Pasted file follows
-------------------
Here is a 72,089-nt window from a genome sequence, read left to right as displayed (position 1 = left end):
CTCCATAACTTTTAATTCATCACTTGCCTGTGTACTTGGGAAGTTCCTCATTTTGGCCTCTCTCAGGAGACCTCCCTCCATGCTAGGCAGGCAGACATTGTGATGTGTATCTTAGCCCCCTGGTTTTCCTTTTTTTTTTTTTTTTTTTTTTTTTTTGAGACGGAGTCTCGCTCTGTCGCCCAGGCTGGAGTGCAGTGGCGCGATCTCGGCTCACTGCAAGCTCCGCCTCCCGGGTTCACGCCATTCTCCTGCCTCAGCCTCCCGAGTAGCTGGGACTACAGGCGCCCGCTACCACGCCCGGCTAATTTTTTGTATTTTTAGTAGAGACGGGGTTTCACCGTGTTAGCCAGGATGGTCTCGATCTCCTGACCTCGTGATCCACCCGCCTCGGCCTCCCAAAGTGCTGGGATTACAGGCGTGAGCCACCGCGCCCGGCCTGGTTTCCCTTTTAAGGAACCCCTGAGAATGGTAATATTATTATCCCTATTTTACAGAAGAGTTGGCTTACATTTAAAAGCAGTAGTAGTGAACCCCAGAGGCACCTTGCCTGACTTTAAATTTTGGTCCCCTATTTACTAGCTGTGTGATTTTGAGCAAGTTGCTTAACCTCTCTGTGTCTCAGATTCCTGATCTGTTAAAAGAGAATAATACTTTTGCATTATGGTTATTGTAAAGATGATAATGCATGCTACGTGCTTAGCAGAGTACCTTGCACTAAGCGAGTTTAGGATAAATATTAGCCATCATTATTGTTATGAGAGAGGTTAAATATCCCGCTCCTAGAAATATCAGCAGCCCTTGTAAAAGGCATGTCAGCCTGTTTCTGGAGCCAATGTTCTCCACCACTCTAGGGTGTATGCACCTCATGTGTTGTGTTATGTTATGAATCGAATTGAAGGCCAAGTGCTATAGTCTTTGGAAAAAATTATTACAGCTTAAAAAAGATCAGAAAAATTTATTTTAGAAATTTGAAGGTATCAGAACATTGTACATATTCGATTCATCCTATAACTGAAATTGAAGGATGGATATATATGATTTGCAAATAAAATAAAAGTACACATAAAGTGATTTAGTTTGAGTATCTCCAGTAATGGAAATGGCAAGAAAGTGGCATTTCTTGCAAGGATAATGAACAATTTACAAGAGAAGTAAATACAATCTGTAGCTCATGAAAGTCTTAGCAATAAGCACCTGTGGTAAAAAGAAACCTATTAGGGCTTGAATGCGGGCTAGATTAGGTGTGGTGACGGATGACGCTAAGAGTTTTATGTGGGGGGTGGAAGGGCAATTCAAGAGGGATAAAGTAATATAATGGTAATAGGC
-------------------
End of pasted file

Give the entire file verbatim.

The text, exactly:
Here is a 72,089-nt window from a genome sequence, read left to right as displayed (position 1 = left end):
CTCCATAACTTTTAATTCATCACTTGCCTGTGTACTTGGGAAGTTCCTCATTTTGGCCTCTCTCAGGAGACCTCCCTCCATGCTAGGCAGGCAGACATTGTGATGTGTATCTTAGCCCCCTGGTTTTCCTTTTTTTTTTTTTTTTTTTTTTTTTTTGAGACGGAGTCTCGCTCTGTCGCCCAGGCTGGAGTGCAGTGGCGCGATCTCGGCTCACTGCAAGCTCCGCCTCCCGGGTTCACGCCATTCTCCTGCCTCAGCCTCCCGAGTAGCTGGGACTACAGGCGCCCGCTACCACGCCCGGCTAATTTTTTGTATTTTTAGTAGAGACGGGGTTTCACCGTGTTAGCCAGGATGGTCTCGATCTCCTGACCTCGTGATCCACCCGCCTCGGCCTCCCAAAGTGCTGGGATTACAGGCGTGAGCCACCGCGCCCGGCCTGGTTTCCCTTTTAAGGAACCCCTGAGAATGGTAATATTATTATCCCTATTTTACAGAAGAGTTGGCTTACATTTAAAAGCAGTAGTAGTGAACCCCAGAGGCACCTTGCCTGACTTTAAATTTTGGTCCCCTATTTACTAGCTGTGTGATTTTGAGCAAGTTGCTTAACCTCTCTGTGTCTCAGATTCCTGATCTGTTAAAAGAGAATAATACTTTTGCATTATGGTTATTGTAAAGATGATAATGCATGCTACGTGCTTAGCAGAGTACCTTGCACTAAGCGAGTTTAGGATAAATATTAGCCATCATTATTGTTATGAGAGAGGTTAAATATCCCGCTCCTAGAAATATCAGCAGCCCTTGTAAAAGGCATGTCAGCCTGTTTCTGGAGCCAATGTTCTCCACCACTCTAGGGTGTATGCACCTCATGTGTTGTGTTATGTTATGAATCGAATTGAAGGCCAAGTGCTATAGTCTTTGGAAAAAATTATTACAGCTTAAAAAAGATCAGAAAAATTTATTTTAGAAATTTGAAGGTATCAGAACATTGTACATATTCGATTCATCCTATAACTGAAATTGAAGGATGGATATATATGATTTGCAAATAAAATAAAAGTACACATAAAGTGATTTAGTTTGAGTATCTCCAGTAATGGAAATGGCAAGAAAGTGGCATTTCTTGCAAGGATAATGAACAATTTACAAGAGAAGTAAATACAATCTGTAGCTCATGAAAGTCTTAGCAATAAGCACCTGTGGTAAAAAGAAACCTATTAGGGCTTGAATGCGGGCTAGATTAGGTGTGGTGACGGATGACGCTAAGAGTTTTATGTGGGGGGTGGAAGGGCAATTCAAGAGGGATAAAGTAATATAATGGTAATAGGC